Published: September 13, 2018
The University of Tampa is launching a four-year partnership with The Jed Foundation (JED), a leading nonprofit organization dedicated to promoting emotional health and preventing suicide among young adults. By becoming a JED Campus, UT hopes to prevent the two leading causes of death in young adults — unintentional injuries, including those caused by prescription drug overdoses or alcohol poisoning, and suicide.
“We are committed to helping our students work toward their potential. We also recognize that mental health needs are directly related to academic success, as students need to be well in order to do well,” said Gina Firth, UT’s associate dean of wellness. “Our partnership with JED comes at a very important time when mental health and substance abuse issues are increasing on a national level. We want to make sure we are providing all of the necessary support for our students’ well-being.”
As a member of the program, UT will work to assess and enhance the policies, programming, services and outreach aimed at supporting students’ emotional well-being and preventing suicide and substance abuse. The multi-year strategic collaboration not only assesses and enhances the work that is already being done, but helps create positive, lasting, systemic change in the campus community. JED Campus provides UT with a framework for supporting student mental health, as well as assessment tools, feedback reports and ongoing technical assistance from the JED Campus team of clinicians.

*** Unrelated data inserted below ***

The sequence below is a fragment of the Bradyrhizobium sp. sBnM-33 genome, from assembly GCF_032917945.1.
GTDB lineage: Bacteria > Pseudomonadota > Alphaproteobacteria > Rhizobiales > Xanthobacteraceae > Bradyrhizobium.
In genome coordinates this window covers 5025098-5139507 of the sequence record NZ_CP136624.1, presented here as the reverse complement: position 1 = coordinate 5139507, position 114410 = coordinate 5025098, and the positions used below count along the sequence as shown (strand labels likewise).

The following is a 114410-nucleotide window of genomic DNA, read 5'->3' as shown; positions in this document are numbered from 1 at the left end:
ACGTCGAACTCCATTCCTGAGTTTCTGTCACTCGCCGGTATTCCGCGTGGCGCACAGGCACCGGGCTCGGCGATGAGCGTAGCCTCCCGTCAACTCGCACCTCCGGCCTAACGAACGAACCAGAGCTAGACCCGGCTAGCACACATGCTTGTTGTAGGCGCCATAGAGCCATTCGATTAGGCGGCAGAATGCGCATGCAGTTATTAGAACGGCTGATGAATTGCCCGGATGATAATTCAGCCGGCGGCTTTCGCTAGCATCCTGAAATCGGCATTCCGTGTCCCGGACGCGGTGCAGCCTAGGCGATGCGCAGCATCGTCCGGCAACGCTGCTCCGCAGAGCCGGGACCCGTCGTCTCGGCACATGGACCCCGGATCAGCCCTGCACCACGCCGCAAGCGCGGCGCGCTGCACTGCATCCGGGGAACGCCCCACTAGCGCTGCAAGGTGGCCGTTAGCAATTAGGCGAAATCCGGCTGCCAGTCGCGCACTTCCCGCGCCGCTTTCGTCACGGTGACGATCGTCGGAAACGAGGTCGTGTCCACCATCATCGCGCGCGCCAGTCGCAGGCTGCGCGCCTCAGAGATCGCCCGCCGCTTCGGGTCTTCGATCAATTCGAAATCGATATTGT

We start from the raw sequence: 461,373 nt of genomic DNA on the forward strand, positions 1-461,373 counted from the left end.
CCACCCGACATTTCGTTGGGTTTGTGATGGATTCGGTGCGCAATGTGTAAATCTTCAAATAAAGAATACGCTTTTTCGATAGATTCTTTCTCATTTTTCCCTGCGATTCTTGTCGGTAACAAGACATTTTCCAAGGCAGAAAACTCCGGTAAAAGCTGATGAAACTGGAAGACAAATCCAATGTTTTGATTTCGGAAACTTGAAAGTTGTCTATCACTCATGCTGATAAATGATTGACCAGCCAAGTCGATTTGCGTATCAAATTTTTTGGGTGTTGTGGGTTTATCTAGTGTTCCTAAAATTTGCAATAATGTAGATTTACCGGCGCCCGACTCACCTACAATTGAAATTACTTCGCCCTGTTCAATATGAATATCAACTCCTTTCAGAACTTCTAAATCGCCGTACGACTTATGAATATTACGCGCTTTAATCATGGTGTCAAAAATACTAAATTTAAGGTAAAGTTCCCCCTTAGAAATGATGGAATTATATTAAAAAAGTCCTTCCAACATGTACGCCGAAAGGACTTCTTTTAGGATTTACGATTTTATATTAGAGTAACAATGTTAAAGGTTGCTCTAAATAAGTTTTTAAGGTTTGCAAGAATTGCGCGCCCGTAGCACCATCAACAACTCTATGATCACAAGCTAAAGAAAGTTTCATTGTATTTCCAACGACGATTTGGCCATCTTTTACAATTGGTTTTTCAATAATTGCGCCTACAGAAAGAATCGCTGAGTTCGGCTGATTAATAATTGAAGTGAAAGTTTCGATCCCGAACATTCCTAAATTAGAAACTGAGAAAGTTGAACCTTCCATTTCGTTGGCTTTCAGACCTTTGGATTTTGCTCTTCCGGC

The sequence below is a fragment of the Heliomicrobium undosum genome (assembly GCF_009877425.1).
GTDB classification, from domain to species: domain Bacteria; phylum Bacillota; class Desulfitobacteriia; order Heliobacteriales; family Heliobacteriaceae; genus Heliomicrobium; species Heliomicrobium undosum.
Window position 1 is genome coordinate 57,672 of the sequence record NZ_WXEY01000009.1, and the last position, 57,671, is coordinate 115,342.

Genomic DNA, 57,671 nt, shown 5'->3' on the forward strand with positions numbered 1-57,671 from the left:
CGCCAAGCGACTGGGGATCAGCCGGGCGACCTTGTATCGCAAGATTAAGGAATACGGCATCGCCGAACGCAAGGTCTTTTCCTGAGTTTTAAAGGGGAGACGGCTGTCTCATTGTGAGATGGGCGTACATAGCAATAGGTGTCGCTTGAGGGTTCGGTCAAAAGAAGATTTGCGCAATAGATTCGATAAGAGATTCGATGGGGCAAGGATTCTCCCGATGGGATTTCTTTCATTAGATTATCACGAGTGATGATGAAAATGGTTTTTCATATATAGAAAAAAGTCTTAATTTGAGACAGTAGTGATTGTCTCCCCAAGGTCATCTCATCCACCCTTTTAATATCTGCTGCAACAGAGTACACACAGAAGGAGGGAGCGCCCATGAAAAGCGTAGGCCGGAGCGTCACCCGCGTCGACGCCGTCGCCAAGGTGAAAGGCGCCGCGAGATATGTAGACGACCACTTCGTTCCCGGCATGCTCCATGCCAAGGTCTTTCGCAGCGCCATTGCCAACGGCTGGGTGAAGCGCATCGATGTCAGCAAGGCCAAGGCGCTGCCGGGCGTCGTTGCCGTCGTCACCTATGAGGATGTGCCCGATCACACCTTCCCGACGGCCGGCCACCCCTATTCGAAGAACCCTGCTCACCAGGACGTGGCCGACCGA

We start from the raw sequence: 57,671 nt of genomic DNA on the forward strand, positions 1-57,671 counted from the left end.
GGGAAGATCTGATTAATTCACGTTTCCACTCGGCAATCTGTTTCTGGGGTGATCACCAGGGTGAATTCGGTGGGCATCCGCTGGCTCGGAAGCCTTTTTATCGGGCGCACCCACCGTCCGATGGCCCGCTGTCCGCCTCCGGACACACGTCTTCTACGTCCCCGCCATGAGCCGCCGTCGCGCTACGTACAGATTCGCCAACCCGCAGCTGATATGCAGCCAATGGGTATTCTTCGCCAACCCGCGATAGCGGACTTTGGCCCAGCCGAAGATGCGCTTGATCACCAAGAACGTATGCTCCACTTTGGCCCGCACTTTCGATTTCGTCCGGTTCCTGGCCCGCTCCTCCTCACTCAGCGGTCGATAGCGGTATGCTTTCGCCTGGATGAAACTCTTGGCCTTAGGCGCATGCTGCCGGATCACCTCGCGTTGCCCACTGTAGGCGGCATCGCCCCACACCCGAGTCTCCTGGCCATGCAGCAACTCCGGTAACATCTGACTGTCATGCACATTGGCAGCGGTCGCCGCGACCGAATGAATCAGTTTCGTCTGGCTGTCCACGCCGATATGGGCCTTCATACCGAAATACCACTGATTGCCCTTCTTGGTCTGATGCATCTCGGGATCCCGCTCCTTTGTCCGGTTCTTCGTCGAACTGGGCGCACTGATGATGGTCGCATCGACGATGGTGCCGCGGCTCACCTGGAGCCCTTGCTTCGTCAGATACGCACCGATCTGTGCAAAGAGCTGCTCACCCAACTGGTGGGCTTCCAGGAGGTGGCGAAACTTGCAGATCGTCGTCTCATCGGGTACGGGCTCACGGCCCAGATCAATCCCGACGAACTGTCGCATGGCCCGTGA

UT is the first JED Campus in Florida. Other JED Campuses include Elon University, Davidson College, Boston University, Princeton University and Michigan State University.
According to the National College Health Assessment, more than half of college students experienced "overwhelming anxiety" at some point in the past year, 32 percent reported feeling "so depressed that it was difficult to function" and 8 percent reported seriously considering suicide.
The JED Campus process utilizes the Healthy Minds Study assessment that will survey UT’s approximately 9,200 students on things like their mental health status, resiliency and coping strategies, as well as the campus culture and climate. In addition, the study will include questions to identify the climate for diversity and inclusion.
Given that emotional well-being is central to student success, JED’s approach emphasizes that students’ mental health must be a campus-wide responsibility involving departments and stakeholders across campus. As a JED Campus, UT has created an interdisciplinary team consisting of senior administration, faculty, students, student affairs professionals, Campus Safety and others to work on campus-wide strategies.
This fall, UT will conduct the Healthy Minds Study with the entire student population to gather data on different areas, such as resiliency and coping patterns, mental health status and help-seeking behavior. In addition, a self-study will be conducted to gather UT-specific information, which will be gathered together in a comprehensive report by JED Campus to guide the strategic planning.
“We have many excellent programs and offerings at UT, but this will give us the opportunity to do a deep dive to see what is working and what we may need to add to support our student needs,” Firth said.
Advisers from JED will visit UT to meet with students, faculty and staff, and will assist with strategic planning and implementation. At the end of the program, the initial assessments will be performed again to assess and measure change.
“The college years are the age when many mental health issues first manifest, and it can be a time of significant stress and pressure,” said John MacPhee, executive director of JED. “We believe that the implementation of a campus-wide approach to mental health will lead to safer, healthier communities, and likely greater student retention.”